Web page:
Poster design - programs/resources for data driven visualizations?
August 13, 2008 7:52 PM   Subscribe

professional looking data driven visualizations - resources/experience using different programs?

I am looking into how to make vector based posters that show complex data, and need the graphics to be data driven. So far I have found 2 packages for this type of thing.

Processing this is essentially java stripped down to its graphical functions, it can do interactive/animated things too.

NodeBox is a python approach, but is officially only avaiable for mac. I found
this which is a windows version, but i would rather use something supported.

I haven't looked enough into either of these to know what the workflow would be for making something like this or like this . I don't know if its 100% coding or mostly coding, or if you can actually manually edit stuff around as well like in illustrator?

I am looking into maybe some other package that i have overlooked, and am also looking into how i can use illustrator to do data driven graphics type stuff. I have not been able to find much good information/tutorials on data driven illustrator. However, if it is quite limited on the scripting end, then i don't know if it would be the best way to go.

Just basically wanted to see if i can get any good advice in this area before i devote too much time to something that i will eventually drop for something else... I like the idea of using python, but would rather have something that is natively windows, and illustrator seems like it might not cut it, and i really don't feel much like learning java, even though it seem to me that processing is the leader in this area?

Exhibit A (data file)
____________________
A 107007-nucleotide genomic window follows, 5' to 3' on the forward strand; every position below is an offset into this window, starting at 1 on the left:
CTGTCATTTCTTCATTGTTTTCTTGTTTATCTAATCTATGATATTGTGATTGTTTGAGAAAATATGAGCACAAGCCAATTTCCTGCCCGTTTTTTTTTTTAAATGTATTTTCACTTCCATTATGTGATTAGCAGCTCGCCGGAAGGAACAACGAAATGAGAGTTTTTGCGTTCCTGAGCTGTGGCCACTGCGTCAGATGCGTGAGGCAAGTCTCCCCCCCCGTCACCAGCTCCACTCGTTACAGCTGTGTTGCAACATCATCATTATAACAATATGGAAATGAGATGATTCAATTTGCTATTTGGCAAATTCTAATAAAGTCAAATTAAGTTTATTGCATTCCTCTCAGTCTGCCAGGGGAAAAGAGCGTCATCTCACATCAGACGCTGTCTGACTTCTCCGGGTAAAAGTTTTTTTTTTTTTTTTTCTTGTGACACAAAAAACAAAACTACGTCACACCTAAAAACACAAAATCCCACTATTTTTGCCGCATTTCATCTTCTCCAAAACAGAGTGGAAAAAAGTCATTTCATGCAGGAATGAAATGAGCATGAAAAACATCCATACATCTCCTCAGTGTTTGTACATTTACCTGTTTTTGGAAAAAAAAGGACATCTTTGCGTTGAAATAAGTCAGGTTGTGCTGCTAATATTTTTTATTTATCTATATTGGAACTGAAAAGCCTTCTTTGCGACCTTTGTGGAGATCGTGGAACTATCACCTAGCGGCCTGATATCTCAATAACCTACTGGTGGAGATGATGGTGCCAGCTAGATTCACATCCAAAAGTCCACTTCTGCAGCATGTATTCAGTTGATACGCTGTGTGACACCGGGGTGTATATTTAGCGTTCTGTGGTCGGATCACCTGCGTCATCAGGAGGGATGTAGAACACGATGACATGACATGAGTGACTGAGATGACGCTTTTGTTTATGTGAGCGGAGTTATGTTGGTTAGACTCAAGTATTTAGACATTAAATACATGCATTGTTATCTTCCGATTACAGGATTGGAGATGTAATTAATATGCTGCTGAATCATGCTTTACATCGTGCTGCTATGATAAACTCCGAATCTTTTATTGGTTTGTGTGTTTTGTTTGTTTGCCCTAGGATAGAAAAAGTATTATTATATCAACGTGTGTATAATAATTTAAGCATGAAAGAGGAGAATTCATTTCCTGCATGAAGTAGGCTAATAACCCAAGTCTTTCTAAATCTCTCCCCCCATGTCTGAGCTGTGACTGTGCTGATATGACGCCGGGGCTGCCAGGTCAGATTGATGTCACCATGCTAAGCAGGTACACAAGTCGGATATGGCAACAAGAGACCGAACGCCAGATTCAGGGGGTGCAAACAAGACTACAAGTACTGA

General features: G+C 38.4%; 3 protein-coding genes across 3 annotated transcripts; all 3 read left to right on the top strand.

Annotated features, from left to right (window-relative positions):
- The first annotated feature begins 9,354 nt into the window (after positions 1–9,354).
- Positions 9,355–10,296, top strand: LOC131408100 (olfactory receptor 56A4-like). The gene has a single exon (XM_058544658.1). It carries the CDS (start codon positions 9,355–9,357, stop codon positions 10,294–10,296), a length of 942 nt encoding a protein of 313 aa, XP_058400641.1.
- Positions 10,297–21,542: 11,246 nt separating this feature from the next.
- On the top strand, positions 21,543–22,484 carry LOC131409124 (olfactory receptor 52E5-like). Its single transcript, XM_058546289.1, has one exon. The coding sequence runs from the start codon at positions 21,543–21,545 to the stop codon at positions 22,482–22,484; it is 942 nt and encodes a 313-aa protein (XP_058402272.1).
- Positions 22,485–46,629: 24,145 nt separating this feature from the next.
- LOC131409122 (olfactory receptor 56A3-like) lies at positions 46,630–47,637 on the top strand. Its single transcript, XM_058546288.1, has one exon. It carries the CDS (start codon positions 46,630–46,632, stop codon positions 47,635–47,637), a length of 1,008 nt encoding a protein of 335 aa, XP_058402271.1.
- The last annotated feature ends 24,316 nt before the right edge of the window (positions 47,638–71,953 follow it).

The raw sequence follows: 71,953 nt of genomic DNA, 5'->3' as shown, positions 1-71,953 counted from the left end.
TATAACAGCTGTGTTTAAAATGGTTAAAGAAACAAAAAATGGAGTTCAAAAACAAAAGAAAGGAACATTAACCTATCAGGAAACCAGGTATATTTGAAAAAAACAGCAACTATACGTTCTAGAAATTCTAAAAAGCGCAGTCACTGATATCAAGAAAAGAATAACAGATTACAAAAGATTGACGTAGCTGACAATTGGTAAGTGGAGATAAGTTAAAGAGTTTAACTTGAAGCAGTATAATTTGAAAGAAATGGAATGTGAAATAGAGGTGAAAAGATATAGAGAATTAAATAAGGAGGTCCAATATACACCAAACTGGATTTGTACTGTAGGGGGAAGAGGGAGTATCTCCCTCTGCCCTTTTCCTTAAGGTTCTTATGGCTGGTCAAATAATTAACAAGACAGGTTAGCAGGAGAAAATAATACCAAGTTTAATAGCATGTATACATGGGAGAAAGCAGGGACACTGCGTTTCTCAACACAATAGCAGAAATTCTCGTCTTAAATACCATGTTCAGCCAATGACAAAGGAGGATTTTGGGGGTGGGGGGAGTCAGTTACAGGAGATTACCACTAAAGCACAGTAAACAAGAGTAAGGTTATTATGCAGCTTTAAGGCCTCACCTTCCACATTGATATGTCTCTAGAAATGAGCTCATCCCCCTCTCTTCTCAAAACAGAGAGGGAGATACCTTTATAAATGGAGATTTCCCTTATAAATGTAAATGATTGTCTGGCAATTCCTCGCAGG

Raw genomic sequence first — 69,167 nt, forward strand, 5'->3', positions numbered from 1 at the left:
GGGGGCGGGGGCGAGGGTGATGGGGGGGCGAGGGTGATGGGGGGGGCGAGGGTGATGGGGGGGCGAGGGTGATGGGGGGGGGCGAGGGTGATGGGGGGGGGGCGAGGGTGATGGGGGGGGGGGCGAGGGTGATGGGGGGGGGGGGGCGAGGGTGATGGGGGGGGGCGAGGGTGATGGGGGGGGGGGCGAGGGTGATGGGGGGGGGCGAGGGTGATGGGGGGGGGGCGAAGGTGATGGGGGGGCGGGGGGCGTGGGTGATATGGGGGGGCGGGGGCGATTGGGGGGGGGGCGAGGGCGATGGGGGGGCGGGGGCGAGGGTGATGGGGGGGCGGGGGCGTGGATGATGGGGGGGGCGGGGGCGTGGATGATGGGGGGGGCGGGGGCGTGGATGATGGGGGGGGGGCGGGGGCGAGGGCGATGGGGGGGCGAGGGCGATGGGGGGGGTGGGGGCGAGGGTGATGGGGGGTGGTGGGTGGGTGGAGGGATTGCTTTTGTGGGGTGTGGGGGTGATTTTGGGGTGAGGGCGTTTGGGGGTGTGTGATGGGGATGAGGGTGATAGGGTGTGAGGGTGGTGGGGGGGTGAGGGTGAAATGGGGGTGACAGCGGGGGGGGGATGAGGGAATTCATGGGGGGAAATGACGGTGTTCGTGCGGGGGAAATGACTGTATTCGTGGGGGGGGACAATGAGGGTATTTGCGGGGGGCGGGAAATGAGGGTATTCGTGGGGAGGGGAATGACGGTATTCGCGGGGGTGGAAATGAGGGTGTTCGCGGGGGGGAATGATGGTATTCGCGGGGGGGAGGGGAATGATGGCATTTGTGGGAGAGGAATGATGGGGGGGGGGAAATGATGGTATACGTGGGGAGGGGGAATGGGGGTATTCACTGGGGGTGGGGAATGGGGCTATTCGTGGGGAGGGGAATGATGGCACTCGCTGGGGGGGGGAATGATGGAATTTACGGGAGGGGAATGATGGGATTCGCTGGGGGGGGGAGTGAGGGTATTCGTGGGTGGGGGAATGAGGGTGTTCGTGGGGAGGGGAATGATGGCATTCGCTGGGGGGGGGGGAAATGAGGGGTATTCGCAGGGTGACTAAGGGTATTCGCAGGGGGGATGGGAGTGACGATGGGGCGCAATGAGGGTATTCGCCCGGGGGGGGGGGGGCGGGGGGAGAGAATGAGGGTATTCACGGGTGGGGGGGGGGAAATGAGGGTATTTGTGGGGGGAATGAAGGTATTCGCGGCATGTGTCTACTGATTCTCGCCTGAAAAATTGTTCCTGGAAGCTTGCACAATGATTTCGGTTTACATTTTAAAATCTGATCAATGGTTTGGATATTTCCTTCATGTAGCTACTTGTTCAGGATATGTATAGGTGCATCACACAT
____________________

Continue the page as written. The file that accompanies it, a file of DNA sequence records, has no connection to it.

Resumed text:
posted by figTree to Computers & Internet (11 answers total) 10 users marked this as a favorite
If you know JavaScript, the prolific genius John Resig ported Processing to processing.js. Run in browser's kiosk mode and profit.
posted by pedantic at 8:00 PM on August 13, 2008

p.s. Processing and its derivatives are coding; processing.js produces elements in the canvas world, which are vector.

Gore's An Inconvenient Truth was Keynote based, but the slides were designed individually by Duarte Design (read the deconstruction).
posted by pedantic at 8:08 PM on August 13, 2008

posted by XMLicious at 8:12 PM on August 13, 2008

posted by null terminated at 8:12 PM on August 13, 2008

Prefuse. Holy crap.

Because of your question, I lost hours, but will gain something incredible.
posted by pedantic at 8:21 PM on August 13, 2008 [2 favorites]

Visualizing Data is by Ben Fry, one of the authors of Processing, and is a sort Processing tutorial mixed with an introduction to information visualization. Halfway through it myself, it's quite good.
posted by signal at 9:03 PM on August 13, 2008

Played a bit with the windows NodeBox, and it seems quite powerful and stable. I'd probably use it over Processing, just for Python (ok, Jython) over Java-lite.
posted by signal at 9:24 PM on August 13, 2008

One last thing before I shut up: PIL, the Python Imaging Library. Very powerful and easy to use.
posted by signal at 9:26 PM on August 13, 2008

posted by PueExMachina at 9:55 PM on August 13, 2008

The igraph extension for Python produces some pretty nice stuff.
posted by thisjax at 12:49 AM on August 14, 2008

ManyEyes can make nice visualizations. But there's not a way to export them as PDFs or in other vector formats. They are interactive though (and Java based, so ...)
posted by zpousman at 8:22 AM on August 14, 2008

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